Following a pair of self-released albums that won him regional renown in his native Massachusetts, Eli “Paperboy” Reed and his ace backing band, the True Loves, make the jump to a major label with Come and Get It. For the uninitiated, the album may come across as something of a novelty at first, what with Reed’s gimmick being that of a young white kid singing and playing songs that sound like long-lost Stax and Motown sides. Once that initial impression wears off, Come and Get It succeeds because of Reed’s sincere affection for his chosen genre and his undeniable skill in performing it.
Producer Mike Elizondo clearly understands what worked best about Reed’s first two records, so he plays it straight with the album’s overall aesthetic. Whereas Mark Ronson would have attempted to incorporate more contemporary influences into Reed’s retro fetish, Elizondo does a commendable job of letting Reed and the True Loves create a wholly convincing vintage vibe. The band’s horn section is especially impressive, building to a frenetic, riotous climax on the title track and providing more restrained backing on “Pick a Number” and “Name Calling.” They may not rank alongside the legendary Funk Brothers or even the DAP-Kings, but the True Loves fully earns their billing on Come and Get It.
Still, as impressive as his band may be, the album is a showcase for Reed’s phenomenal gifts. There’s a boyish quality to his vocal timbre, which only heightens the overall feeling of sincerity in his performances. He may not be the deepest or most convincing blues singer around, but he attacks songs like “I Found You Out” and “Time Will Tell” with conviction and verve. That there’s something of a disconnect in his delivery makes it all the more surprising and effective when he unleashes a full-bodied falsetto wail while channeling James Brown on “Explosion.” Perhaps what impresses most about Reed’s singing is that it lacks the affectations of so many other contemporary soul singers like Ryan Shaw and Joss Stone.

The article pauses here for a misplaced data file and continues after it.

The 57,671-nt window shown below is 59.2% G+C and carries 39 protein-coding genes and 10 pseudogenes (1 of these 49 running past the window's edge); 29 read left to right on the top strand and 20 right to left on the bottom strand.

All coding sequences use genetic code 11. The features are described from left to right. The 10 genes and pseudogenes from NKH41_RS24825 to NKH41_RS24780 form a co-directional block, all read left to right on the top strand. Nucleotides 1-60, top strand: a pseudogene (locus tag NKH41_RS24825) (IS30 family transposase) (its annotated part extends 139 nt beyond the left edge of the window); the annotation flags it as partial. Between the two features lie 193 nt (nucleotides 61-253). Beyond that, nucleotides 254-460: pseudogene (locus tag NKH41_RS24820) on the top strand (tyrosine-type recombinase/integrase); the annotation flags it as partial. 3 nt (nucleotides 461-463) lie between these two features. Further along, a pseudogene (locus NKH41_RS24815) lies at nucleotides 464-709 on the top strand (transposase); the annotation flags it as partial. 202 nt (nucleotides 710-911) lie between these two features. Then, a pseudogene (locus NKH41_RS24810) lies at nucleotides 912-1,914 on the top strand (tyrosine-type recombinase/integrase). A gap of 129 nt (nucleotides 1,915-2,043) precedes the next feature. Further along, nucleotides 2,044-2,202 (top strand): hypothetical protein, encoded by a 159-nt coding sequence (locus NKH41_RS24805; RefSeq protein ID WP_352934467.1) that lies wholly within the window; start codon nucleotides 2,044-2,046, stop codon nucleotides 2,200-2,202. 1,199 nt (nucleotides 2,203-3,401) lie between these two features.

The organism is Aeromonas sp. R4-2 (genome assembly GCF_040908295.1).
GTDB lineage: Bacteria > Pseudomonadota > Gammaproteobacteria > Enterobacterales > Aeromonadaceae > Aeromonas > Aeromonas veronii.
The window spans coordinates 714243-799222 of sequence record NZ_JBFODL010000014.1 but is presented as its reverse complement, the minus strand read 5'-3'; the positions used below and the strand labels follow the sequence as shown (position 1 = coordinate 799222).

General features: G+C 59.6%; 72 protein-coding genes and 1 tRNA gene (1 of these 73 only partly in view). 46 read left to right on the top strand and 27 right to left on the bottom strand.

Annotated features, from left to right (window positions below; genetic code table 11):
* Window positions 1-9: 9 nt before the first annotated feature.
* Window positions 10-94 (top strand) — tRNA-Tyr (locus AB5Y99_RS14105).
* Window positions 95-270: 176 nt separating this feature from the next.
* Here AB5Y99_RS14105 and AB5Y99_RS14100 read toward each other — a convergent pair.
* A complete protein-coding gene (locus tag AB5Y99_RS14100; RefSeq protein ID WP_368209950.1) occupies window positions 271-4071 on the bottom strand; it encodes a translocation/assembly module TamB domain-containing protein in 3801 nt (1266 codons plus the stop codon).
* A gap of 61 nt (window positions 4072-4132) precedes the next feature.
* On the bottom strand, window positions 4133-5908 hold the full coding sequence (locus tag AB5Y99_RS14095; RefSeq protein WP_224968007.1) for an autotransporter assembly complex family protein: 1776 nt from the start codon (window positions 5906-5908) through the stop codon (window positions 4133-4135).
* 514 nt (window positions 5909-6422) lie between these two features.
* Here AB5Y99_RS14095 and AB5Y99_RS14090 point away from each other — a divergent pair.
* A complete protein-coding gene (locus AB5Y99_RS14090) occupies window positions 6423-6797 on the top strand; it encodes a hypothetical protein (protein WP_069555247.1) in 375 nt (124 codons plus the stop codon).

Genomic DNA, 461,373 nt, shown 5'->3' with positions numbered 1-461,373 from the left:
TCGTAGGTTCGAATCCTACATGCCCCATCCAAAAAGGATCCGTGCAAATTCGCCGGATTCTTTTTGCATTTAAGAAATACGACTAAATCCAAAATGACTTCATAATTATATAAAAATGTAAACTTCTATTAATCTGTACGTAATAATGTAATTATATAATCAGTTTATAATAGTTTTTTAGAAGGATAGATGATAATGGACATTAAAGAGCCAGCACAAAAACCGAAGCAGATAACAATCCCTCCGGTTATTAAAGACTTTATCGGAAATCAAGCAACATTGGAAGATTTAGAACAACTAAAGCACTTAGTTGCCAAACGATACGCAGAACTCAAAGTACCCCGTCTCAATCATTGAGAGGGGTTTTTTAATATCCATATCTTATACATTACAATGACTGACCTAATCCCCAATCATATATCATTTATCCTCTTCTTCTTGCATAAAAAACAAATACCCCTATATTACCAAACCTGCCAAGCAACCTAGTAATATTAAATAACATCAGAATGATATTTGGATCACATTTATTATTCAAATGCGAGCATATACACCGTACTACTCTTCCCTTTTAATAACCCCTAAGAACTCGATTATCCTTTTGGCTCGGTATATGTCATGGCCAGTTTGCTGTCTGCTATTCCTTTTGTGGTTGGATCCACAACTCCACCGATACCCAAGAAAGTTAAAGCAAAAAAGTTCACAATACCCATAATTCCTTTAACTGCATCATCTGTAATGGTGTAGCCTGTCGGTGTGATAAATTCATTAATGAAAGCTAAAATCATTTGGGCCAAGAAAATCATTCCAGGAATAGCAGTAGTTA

That most of the album consists of Reed’s original material is also a testament to his deep understanding of vintage R&B. As compared to Sheryl Crow’s plodding 100 Miles from Memphis, Come and Get It keeps the vast majority of its songs under three-and-a-half minutes, leaving no time to get bogged down in aimless instrumental breaks or diverge into lengthy, rambling lyrical asides. Songs like “Name Calling,” with its references to “school-yard teasing” turning to “all-night pleasing,” and “Time Will Tell” demonstrate an almost quaint point of view on matters of love that recalls hit singles by the Jackson 5 and Jackie Wilson.
As with any artists, such as Sharon Jones & the DAP-Kings, that look to recreate the sound of a bygone era, Reed runs the risk of having his shtick turn stale. Since Come and Get It is Reed’s first major release, his style is still refreshing. Whether or not he’s just a one-trick pony remains to be seen.